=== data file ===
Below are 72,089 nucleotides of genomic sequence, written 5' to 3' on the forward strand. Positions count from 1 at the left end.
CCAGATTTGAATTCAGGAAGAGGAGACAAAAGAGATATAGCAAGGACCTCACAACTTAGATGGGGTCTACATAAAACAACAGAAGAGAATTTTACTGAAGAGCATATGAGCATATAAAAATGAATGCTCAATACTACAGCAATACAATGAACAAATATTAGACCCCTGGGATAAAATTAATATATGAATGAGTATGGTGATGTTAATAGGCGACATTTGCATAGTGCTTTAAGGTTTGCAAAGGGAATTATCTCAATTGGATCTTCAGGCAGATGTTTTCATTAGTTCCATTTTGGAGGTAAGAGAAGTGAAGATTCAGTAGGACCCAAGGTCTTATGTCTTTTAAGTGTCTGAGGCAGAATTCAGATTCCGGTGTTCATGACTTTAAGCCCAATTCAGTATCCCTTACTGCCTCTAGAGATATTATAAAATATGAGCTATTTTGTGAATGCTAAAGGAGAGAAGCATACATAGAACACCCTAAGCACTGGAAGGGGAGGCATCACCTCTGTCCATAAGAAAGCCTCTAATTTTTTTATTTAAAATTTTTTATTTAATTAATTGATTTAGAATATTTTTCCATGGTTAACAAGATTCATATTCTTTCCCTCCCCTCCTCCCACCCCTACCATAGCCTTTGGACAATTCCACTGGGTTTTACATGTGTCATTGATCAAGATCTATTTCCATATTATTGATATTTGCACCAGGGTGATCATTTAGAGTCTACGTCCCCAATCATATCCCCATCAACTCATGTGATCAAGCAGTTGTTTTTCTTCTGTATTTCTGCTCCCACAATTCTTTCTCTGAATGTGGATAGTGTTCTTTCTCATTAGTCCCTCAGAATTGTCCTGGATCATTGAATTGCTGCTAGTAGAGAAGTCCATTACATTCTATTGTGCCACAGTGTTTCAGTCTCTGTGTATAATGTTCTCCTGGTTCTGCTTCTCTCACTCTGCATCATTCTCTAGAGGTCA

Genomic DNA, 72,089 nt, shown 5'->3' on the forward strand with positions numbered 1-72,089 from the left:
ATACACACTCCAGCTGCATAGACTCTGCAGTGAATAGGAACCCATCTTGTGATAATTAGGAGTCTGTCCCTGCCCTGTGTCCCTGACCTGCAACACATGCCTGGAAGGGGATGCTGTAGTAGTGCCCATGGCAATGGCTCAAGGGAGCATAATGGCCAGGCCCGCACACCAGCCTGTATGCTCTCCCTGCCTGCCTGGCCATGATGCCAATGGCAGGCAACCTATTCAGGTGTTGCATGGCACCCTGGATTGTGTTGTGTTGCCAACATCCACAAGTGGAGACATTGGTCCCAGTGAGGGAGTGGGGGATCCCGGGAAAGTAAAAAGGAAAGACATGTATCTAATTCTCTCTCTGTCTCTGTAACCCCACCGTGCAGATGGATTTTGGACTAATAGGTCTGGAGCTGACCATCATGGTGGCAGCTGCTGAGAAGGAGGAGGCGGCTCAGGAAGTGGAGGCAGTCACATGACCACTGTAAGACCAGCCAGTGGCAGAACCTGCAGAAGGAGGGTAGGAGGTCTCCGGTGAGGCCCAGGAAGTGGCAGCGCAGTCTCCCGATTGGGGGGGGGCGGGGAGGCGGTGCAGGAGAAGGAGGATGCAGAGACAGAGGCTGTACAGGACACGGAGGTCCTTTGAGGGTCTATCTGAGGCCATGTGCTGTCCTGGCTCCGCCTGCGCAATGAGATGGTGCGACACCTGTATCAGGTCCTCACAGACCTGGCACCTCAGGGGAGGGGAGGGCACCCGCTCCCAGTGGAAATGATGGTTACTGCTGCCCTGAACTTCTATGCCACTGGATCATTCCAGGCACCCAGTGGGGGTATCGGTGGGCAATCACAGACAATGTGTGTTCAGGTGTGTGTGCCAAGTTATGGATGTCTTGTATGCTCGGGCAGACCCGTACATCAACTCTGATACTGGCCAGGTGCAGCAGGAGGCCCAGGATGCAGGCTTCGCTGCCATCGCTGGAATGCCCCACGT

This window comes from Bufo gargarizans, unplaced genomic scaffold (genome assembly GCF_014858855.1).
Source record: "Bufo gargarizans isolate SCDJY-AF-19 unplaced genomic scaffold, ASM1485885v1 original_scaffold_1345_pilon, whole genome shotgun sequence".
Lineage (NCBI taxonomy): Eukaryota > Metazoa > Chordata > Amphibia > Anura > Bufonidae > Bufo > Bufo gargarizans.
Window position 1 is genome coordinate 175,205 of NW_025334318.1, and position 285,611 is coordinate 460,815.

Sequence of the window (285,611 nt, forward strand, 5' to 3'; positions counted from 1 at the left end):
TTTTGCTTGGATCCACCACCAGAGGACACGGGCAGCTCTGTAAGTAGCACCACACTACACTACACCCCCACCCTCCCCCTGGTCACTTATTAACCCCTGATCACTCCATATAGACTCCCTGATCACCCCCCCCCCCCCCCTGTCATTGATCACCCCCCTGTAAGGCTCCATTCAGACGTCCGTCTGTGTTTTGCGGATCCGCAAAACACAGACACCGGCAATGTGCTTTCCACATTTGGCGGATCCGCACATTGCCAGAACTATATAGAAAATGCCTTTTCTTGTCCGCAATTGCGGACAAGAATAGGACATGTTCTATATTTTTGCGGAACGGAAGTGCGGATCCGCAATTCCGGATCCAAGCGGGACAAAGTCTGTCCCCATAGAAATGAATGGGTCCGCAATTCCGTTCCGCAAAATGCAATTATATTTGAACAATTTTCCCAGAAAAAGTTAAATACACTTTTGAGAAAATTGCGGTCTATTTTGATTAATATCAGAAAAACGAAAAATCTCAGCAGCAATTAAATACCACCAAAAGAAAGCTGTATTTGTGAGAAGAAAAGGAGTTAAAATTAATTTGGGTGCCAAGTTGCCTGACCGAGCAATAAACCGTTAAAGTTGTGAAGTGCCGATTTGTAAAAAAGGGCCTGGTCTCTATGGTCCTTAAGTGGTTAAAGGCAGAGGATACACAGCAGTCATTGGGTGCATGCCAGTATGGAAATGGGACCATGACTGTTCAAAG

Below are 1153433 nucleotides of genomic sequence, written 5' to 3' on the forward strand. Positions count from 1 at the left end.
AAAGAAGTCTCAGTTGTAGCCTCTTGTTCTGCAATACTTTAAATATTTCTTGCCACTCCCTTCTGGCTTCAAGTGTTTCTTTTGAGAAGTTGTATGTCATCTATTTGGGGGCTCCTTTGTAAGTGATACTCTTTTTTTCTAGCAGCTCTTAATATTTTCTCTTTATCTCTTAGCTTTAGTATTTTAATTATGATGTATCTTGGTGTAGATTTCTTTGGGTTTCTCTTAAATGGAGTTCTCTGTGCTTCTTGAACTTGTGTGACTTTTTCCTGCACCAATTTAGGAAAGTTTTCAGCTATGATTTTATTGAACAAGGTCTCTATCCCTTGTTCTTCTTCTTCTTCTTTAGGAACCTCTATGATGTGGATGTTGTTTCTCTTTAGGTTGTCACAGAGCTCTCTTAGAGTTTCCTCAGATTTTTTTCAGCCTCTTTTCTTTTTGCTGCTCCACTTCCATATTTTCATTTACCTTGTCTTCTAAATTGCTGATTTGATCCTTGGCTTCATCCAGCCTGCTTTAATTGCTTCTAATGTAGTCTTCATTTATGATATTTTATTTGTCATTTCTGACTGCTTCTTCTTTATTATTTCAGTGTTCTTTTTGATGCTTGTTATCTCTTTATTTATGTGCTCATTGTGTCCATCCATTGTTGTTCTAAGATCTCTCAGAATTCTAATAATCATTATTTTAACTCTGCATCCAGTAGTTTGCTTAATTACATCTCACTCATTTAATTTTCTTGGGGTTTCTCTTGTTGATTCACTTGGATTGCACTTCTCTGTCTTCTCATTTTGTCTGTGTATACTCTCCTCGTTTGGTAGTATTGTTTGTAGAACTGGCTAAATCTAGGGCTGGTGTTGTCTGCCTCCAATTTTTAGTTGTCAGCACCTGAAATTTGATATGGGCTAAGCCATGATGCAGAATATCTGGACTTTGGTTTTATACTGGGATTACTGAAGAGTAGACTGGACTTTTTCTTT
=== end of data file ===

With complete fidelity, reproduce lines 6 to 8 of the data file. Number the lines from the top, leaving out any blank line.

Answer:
Source record: "Bufo gargarizans isolate SCDJY-AF-19 unplaced genomic scaffold, ASM1485885v1 original_scaffold_1345_pilon, whole genome shotgun sequence".
Lineage (NCBI taxonomy): Eukaryota > Metazoa > Chordata > Amphibia > Anura > Bufonidae > Bufo > Bufo gargarizans.
Window position 1 is genome coordinate 175,205 of NW_025334318.1, and position 285,611 is coordinate 460,815.